Ion channels in cardiomyocytes determine the shape, duration, and frequency of the heartbeat. Many factors that alter the function of channels cause cardiac disease in humans, including genetic mutations, adverse drug side-effects, or changes to cell-signaling pathways that regulation channel activity. This proposal is based on new insights into the regulation of two ion channel types that are critical to the function of the human heart: (1) The Kir2 channels that pass IK1, a current that contributes to the long-lasting plateau phase of the cardiac action potential and (2), the voltage-gated sodium channel, NaV1.5 that mediates INa, the current that underlying the rapid upstroke of the action potential. The activity of Kir2 channels (Kir2.1 to Kir2.4) is dependent on the ubiquitous, anionic membrane phospholipid, phosphatidylinositol 4,5-bisphosphate (PIP2). PIP2 regulates multiple cellular processes and proteins, including TRP, Kir and at least some voltage-gated potassium channels. Significant research effort has characterized the structure-function relationship of PIP2 and Kir2 channels, including a crystal structure of PIP2 in complex with Kir2.2. Many disease-associated mutations and cell signaling pathways alter the function of Kir2 channels by interfering with the interaction between the channel and PIP2. Much less is known about channel- regulation by SUMOylation, a post translational modification (PTM) pathway that culminated in the covalent modification of channels by the an ~100-amino acid SUMO protein. Although SUMOylation regulates numerous ion channel proteins in a range of excitable tissues, including cardiomyocytes, neurons, and pancreatic ?-cells, little is known about the cellular stimuli that impact SUMOylation, or about the molecular basis for the action of SUMO on channel proteins. We recently showed that neuronal NaV1.2 channels are rapidly SUMOylated in response to acute hypoxia, increasing current through the channels. We were intrigued to understand if this mode of regulation applied to NaV1.5 and PIP2-dependent Kir2 channels in cardiomyocytes. Data from our preliminary studies in heterologous systems and human ventricular cardiomyocytes, derived from induced pluripotent stem cells (iPS-CMs), support five novel findings: (1) Kir2.1 and 2.4 channels are SUMO-regulated; (2) the effect of SUMO on these channels is PIP2-dependent; (3) NaV1.5 channels are SUMO-regulated; (4) SUMOylation of cardiac Nav1.5 increases rapidly in response to acute hypoxia; (5), NaV1.5 channel activity is PIP2-dependent. Based on these preliminary observations, we propose the hypothesis that Kir2 and NaV1.5 channels are SUMO-regulated in a PIP2-dependent manner and describe two experimental aims designed to characterize these findings and test our hypothesis. By studying Kir2 and NaV1.5 channels, we expect to understand the role of SUMO in the regulation of Kir2 channels and the role of PIP2 in the regulation of NaV1.5 channels. Further, we expect to demonstrate that SUMO-mediated effects on channels occur via PIP2, providing a unifying molecular mechanism for all SUMO- and PIP2-dependent ion channels.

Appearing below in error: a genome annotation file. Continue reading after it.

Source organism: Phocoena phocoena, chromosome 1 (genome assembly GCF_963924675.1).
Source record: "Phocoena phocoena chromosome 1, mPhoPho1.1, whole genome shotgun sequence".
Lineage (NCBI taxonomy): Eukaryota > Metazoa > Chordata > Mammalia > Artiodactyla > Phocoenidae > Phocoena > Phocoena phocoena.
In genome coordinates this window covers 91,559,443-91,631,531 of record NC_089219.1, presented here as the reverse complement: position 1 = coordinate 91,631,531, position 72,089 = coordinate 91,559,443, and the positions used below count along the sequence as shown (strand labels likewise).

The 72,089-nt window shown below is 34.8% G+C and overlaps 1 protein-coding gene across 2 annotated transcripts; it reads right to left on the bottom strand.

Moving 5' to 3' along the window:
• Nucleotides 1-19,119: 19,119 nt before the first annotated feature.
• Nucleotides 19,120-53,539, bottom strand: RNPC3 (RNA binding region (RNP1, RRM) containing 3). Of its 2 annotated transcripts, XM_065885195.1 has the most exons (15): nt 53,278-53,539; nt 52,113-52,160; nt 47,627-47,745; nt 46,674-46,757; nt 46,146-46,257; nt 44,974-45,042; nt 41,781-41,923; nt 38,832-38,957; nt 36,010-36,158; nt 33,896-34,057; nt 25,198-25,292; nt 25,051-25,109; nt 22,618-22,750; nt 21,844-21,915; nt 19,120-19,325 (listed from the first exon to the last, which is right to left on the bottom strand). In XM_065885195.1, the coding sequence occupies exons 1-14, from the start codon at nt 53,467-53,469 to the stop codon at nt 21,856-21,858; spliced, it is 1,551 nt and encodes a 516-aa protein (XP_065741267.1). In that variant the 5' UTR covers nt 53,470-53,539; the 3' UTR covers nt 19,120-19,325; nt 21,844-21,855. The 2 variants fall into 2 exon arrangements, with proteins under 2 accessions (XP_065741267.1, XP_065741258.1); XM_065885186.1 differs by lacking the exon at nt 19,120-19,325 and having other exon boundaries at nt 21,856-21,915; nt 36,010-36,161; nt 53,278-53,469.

Each heartbeat is initiated and shaped by the action of ion channel proteins. Because ion channels are highly regulated by cell signaling pathways, changes to the activity of signaling pathways can have profound effects on cardiac function, even causing disease. Here, we test the hypothesis that SUMO-regulation of cardiac channels is dependent on the membrane phospholipid PIP2, and that changes to this relationship alter cardiac physiology, pharmacology, and the response to hypoxia.